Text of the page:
plaintiff. St. George v. Pinellas County, 285 F.3d 1334, 1337 (11th Cir. 2002).
To survive a 12(b)(6) motion to dismiss for failure to state a claim, the
complaint “does not need detailed factual allegations;” however, the “plaintiff’s
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obligation to provide the ‘grounds’ of his ‘entitle[ment] to relief’ requires more than
labels and conclusions, and a formulaic recitation of the elements of a cause of action
will not do. Factual allegations must be enough to raise a right to relief above the
speculative level, on the assumption that all the allegations in the complaint are true
(even if doubtful in fact).” Bell Atl. Corp. v. Twombly, 550 U.S. 544, 555 (2007)
(internal citations omitted).1 The plaintiff must plead “enough facts to state a claim
that is plausible on its face.” Id. at 570. Unless a plaintiff has “nudged [his] claims
across the line from conceivable to plausible,” the complaint “must be dismissed.”
“[U]nsupported conclusions of law or of mixed fact and law have long been
recognized not to prevent a Rule 12(b)(6) dismissal.” Dalrymple v. Reno, 334 F.3d 991,
996 (11th Cir. 2003) (quoting Marsh v. Butler County, 268 F.3d 1014, 1036 n.16 (11th
Cir. 2001)). And “where the well-pleaded facts do not permit the court to infer more
than the mere possibility of misconduct, the complaint has alleged—but it has not
In Bell Atlantic Corp. v. Twombly, the U.S. Supreme Court abrogated the oft-cited standard
that “a complaint should not be dismissed for failure to state a claim unless it appears beyond doubt
that the plaintiff can prove no set of facts in support of his claim which would entitle him to relief”
set forth in Conley v. Gibson, 355 U.S. 41 (1957). Bell Atl. Corp., 550 U.S. at 560-63. The Supreme
Court stated that the “no set of facts” standard “is best forgotten as an incomplete, negative gloss
on an accepted pleading standard: once a claim has been stated adequately, it may be supported by
showing any set of facts consistent with the allegations in the complaint.” Id. at 563.
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‘show[n]’—‘that the pleader is entitled to relief.” Ashcroft v. Iqbal, 556 U.S. 662, 129
S. Ct. 1937, 1950 (2009) (quoting Fed. R. Civ. P. 8(a)(2)).
Therefore, the U.S. Supreme Court suggested that courts adopt a
“two-pronged approach” when considering motions to dismiss: “1) eliminate any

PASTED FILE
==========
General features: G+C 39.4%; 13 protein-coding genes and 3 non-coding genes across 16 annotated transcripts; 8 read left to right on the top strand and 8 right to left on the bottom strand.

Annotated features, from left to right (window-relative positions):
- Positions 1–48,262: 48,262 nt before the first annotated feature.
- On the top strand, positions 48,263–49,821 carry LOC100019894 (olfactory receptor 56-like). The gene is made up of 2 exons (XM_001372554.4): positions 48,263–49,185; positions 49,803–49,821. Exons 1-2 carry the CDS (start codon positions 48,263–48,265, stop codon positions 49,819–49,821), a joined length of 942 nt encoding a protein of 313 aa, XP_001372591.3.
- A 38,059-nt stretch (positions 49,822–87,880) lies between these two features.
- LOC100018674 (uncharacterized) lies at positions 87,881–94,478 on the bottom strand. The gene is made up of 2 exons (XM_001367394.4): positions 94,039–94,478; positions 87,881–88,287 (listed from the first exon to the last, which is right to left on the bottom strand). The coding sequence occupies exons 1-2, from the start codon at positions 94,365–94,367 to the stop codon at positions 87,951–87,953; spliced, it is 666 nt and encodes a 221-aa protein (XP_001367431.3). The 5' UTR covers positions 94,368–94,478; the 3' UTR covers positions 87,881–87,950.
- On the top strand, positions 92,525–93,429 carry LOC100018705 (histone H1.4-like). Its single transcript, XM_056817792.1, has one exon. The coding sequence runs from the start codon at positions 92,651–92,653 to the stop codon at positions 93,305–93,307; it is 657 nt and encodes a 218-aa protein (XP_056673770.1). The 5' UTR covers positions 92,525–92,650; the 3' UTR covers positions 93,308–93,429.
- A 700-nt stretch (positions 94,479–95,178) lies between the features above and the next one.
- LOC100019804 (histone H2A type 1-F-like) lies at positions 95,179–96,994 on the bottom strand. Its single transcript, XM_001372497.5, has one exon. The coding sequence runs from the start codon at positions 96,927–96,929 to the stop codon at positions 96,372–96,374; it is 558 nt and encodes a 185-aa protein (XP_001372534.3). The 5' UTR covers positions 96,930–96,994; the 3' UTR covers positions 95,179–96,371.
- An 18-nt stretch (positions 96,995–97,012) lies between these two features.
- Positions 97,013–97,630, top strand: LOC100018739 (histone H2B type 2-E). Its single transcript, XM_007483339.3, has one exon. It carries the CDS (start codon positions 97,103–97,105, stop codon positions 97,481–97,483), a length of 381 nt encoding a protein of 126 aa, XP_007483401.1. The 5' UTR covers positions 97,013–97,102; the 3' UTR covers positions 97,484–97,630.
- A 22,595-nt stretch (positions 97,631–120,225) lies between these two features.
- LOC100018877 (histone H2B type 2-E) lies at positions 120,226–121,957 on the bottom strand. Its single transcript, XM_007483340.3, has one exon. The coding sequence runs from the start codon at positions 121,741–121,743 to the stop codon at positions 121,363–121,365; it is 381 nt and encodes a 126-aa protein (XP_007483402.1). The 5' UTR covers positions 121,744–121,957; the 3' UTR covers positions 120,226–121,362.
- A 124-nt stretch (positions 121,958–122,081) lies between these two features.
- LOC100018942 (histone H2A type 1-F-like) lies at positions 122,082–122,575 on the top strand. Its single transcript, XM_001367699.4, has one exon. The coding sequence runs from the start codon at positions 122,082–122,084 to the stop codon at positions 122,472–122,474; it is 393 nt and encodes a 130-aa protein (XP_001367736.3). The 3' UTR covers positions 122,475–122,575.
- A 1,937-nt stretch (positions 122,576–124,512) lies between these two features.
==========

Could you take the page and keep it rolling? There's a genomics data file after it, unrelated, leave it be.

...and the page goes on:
allegations in the complaint that are merely legal conclusions; and 2) where there are
well-pleaded factual allegations, ‘assume their veracity and then determine whether
they plausibly give rise to an entitlement to relief.’” American Dental Ass’n v. Cigna
Corp., 605 F.3d 1283, 1290 (11th Cir. 2010) (quoting Iqbal, 129 S. Ct. at 1950).
Importantly, “courts may infer from the factual allegations in the complaint ‘obvious
alternative explanation[s],’ which suggest lawful conduct rather than the unlawful
conduct the plaintiff would ask the court to infer.” Id. (quoting Iqbal, 129 S. Ct. at
Nationwide argues that all four of the Nelsons’ claims are due to be dismissed
for various reasons. First, Nationwide contends that the complaint does not state a
breach of contract of insurance claim because the Nelsons do not allege that
Nationwide failed to pay for the covered damages under the contract. Second,
Nationwide contends that Alabama courts have expressly rejected any first party cause
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of action based on negligent or wanton performance of an insurance contract or repair
contract; thus, the complaint does not state claim for negligent or wanton performance
of the insurance contract. Third, Nationwide argues that the Nelsons do not state a
negligent and wanton performance of a contract for repair because the Nelsons’ policy
does not contain a provision suggesting that Nationwide would be responsible for
supervising the contractor during repairs. Finally, Nationwide argues that the facts
alleged in the complaint fail to meet the heightened pleading standard of Federal Rule
of Civil Procedure 9(b); thus, the Nelsons fail to state a fraud claim.
Breach of a Contract of Insurance
Count IV of the Nelsons’ complaint asserts a breach of a contract of insurance
claim against Nationwide. (Doc. 1 at 33.) “The elements of a breach-of-contract claim
under Alabama law are (1) a valid contract binding the parties; (2) the plaintiffs’
performance under the contract; (3) the defendant’s nonperformance; and (4)
resulting damages.” Shaffer v. Regions Fin. Corp., 29 So. 3d 872, 880 (Ala. 2009)
(quoting Reynolds Metals Co. V. Hill, 825 So. 2d 100, 105 (Ala. 2002)).
Nationwide argues that the Nelsons’ complaint does not state a breach of
contract cause of action against it because the “insurance policy only requires